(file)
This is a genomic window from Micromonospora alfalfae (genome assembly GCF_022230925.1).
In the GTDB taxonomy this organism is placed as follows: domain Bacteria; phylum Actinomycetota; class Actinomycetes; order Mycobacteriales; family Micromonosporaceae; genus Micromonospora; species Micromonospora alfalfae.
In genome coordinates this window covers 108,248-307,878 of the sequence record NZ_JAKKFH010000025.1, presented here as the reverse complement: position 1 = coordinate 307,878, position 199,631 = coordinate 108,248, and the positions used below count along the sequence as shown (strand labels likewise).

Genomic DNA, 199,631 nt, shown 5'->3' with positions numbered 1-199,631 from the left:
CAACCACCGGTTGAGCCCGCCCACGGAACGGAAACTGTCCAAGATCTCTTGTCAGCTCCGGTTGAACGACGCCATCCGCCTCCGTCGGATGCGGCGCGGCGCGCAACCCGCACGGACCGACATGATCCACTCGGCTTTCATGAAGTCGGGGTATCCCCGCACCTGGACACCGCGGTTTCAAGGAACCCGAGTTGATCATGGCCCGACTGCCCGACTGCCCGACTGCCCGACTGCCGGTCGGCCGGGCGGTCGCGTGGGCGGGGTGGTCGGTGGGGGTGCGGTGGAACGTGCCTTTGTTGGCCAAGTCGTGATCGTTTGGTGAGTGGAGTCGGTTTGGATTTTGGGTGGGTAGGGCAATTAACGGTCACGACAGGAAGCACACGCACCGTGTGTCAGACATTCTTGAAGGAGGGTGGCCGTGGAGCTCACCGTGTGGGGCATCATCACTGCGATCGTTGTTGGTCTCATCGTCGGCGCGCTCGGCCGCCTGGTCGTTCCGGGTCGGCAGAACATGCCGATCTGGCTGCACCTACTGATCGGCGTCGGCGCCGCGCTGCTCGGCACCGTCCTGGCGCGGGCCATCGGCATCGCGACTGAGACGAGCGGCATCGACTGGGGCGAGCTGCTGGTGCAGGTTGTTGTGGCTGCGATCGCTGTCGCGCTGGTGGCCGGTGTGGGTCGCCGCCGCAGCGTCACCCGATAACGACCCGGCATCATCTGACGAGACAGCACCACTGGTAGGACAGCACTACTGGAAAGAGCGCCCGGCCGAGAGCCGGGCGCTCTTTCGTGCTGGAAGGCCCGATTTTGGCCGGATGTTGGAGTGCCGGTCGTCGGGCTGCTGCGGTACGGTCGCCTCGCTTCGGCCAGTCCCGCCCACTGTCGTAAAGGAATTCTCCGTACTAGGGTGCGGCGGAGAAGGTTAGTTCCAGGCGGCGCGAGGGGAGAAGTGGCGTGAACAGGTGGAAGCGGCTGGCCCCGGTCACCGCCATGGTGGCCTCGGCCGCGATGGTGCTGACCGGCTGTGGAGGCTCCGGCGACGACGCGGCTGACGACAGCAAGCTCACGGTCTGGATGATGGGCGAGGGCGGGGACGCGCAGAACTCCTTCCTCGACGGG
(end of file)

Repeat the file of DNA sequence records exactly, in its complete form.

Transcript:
This is a genomic window from Micromonospora alfalfae (genome assembly GCF_022230925.1).
In the GTDB taxonomy this organism is placed as follows: domain Bacteria; phylum Actinomycetota; class Actinomycetes; order Mycobacteriales; family Micromonosporaceae; genus Micromonospora; species Micromonospora alfalfae.
In genome coordinates this window covers 108,248-307,878 of the sequence record NZ_JAKKFH010000025.1, presented here as the reverse complement: position 1 = coordinate 307,878, position 199,631 = coordinate 108,248, and the positions used below count along the sequence as shown (strand labels likewise).

Genomic DNA, 199,631 nt, shown 5'->3' with positions numbered 1-199,631 from the left:
CAACCACCGGTTGAGCCCGCCCACGGAACGGAAACTGTCCAAGATCTCTTGTCAGCTCCGGTTGAACGACGCCATCCGCCTCCGTCGGATGCGGCGCGGCGCGCAACCCGCACGGACCGACATGATCCACTCGGCTTTCATGAAGTCGGGGTATCCCCGCACCTGGACACCGCGGTTTCAAGGAACCCGAGTTGATCATGGCCCGACTGCCCGACTGCCCGACTGCCCGACTGCCGGTCGGCCGGGCGGTCGCGTGGGCGGGGTGGTCGGTGGGGGTGCGGTGGAACGTGCCTTTGTTGGCCAAGTCGTGATCGTTTGGTGAGTGGAGTCGGTTTGGATTTTGGGTGGGTAGGGCAATTAACGGTCACGACAGGAAGCACACGCACCGTGTGTCAGACATTCTTGAAGGAGGGTGGCCGTGGAGCTCACCGTGTGGGGCATCATCACTGCGATCGTTGTTGGTCTCATCGTCGGCGCGCTCGGCCGCCTGGTCGTTCCGGGTCGGCAGAACATGCCGATCTGGCTGCACCTACTGATCGGCGTCGGCGCCGCGCTGCTCGGCACCGTCCTGGCGCGGGCCATCGGCATCGCGACTGAGACGAGCGGCATCGACTGGGGCGAGCTGCTGGTGCAGGTTGTTGTGGCTGCGATCGCTGTCGCGCTGGTGGCCGGTGTGGGTCGCCGCCGCAGCGTCACCCGATAACGACCCGGCATCATCTGACGAGACAGCACCACTGGTAGGACAGCACTACTGGAAAGAGCGCCCGGCCGAGAGCCGGGCGCTCTTTCGTGCTGGAAGGCCCGATTTTGGCCGGATGTTGGAGTGCCGGTCGTCGGGCTGCTGCGGTACGGTCGCCTCGCTTCGGCCAGTCCCGCCCACTGTCGTAAAGGAATTCTCCGTACTAGGGTGCGGCGGAGAAGGTTAGTTCCAGGCGGCGCGAGGGGAGAAGTGGCGTGAACAGGTGGAAGCGGCTGGCCCCGGTCACCGCCATGGTGGCCTCGGCCGCGATGGTGCTGACCGGCTGTGGAGGCTCCGGCGACGACGCGGCTGACGACAGCAAGCTCACGGTCTGGATGATGGGCGAGGGCGGGGACGCGCAGAACTCCTTCCTCGACGGG